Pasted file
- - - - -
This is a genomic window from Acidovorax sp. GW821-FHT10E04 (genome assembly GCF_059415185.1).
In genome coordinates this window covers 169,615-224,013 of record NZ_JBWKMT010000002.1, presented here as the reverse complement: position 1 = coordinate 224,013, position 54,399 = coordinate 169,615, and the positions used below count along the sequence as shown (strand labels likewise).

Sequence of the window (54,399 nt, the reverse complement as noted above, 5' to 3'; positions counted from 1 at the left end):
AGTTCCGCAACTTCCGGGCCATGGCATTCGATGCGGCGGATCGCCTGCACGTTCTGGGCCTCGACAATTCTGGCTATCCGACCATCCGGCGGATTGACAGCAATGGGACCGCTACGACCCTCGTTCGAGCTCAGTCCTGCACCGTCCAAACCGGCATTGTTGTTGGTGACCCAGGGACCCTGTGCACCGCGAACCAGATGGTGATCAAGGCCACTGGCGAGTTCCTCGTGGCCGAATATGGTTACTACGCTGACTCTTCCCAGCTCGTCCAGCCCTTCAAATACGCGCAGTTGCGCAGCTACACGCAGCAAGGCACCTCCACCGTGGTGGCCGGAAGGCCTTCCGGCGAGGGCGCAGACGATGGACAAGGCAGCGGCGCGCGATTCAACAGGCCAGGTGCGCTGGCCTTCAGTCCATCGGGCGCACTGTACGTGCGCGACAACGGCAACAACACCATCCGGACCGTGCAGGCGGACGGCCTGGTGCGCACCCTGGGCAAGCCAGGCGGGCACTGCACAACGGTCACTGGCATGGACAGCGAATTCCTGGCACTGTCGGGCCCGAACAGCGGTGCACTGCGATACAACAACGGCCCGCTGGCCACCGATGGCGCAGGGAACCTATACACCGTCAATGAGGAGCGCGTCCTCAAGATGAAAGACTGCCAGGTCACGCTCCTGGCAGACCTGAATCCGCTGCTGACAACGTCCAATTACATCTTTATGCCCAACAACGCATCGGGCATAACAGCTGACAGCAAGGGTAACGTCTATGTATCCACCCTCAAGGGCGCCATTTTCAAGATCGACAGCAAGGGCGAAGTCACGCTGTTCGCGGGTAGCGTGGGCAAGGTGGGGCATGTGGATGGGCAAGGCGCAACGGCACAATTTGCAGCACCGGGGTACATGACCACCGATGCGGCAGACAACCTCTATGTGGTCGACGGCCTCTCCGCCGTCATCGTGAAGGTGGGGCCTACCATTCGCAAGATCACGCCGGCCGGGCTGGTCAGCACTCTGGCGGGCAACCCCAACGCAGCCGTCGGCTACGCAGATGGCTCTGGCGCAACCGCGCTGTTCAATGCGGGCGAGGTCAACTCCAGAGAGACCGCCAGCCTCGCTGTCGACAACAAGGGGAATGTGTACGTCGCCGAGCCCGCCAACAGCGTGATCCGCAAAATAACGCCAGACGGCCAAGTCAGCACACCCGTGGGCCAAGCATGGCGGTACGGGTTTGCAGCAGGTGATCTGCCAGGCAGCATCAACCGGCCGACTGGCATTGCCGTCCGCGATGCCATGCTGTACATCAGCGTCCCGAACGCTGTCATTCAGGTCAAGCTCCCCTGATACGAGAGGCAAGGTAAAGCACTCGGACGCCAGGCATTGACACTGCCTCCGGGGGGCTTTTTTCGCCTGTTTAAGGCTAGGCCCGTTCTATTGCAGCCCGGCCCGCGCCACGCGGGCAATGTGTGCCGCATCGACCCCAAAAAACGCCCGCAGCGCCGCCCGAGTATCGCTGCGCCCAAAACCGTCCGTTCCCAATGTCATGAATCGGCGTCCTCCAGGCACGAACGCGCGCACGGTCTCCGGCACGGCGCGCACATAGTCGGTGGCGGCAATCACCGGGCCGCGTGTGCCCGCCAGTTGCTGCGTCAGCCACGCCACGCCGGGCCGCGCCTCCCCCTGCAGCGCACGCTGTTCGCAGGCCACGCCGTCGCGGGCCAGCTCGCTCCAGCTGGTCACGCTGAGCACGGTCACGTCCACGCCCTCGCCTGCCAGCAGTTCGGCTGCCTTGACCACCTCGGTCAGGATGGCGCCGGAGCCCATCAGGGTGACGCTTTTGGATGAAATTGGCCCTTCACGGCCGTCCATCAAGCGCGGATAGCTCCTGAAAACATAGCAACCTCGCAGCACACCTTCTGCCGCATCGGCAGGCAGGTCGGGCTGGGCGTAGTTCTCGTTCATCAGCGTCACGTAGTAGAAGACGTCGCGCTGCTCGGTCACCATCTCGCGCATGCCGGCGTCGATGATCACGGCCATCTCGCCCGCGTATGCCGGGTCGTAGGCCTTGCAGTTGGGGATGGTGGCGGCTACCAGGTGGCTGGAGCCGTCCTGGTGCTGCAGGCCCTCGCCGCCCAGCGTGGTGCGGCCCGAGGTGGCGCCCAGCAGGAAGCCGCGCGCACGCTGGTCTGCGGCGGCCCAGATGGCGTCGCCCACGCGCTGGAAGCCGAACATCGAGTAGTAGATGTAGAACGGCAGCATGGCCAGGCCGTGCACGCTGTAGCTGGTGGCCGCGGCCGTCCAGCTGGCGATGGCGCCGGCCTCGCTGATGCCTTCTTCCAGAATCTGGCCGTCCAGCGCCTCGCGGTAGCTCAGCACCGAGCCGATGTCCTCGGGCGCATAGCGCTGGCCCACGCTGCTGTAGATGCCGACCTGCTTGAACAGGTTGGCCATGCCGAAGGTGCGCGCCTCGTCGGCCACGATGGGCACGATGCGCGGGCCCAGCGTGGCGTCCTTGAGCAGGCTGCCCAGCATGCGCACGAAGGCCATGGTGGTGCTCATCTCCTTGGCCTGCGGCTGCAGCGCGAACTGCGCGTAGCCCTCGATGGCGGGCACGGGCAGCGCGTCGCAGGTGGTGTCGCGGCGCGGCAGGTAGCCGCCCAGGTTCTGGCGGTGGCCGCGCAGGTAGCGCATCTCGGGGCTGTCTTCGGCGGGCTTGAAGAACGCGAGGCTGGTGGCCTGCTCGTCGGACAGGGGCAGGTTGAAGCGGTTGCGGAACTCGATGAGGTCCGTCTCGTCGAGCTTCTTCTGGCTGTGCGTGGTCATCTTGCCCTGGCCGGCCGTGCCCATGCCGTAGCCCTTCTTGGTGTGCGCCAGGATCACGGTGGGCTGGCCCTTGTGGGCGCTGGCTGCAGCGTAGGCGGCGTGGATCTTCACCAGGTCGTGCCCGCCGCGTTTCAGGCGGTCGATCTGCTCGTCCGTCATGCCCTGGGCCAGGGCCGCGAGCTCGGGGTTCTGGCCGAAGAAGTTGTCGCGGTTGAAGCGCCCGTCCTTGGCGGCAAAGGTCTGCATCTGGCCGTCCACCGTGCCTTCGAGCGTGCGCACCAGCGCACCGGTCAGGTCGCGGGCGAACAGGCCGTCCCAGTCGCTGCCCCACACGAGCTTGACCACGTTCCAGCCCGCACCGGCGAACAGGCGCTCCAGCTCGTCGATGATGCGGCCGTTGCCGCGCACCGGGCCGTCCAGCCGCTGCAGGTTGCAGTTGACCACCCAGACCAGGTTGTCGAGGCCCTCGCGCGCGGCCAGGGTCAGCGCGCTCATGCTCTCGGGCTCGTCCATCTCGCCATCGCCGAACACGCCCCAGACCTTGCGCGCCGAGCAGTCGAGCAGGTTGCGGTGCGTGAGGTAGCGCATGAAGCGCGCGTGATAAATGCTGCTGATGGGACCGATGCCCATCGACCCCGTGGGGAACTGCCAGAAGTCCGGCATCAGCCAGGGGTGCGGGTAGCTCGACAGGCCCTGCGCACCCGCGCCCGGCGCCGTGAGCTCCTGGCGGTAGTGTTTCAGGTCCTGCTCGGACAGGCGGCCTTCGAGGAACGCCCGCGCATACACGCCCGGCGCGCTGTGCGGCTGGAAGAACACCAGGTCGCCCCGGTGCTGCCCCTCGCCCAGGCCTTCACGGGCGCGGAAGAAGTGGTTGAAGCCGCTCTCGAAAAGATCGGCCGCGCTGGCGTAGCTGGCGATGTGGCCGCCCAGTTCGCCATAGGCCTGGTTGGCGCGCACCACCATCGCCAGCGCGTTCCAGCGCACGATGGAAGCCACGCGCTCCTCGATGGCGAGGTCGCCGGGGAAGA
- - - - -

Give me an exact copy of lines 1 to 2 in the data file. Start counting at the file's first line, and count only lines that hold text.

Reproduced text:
This is a genomic window from Acidovorax sp. GW821-FHT10E04 (genome assembly GCF_059415185.1).
In genome coordinates this window covers 169,615-224,013 of record NZ_JBWKMT010000002.1, presented here as the reverse complement: position 1 = coordinate 224,013, position 54,399 = coordinate 169,615, and the positions used below count along the sequence as shown (strand labels likewise).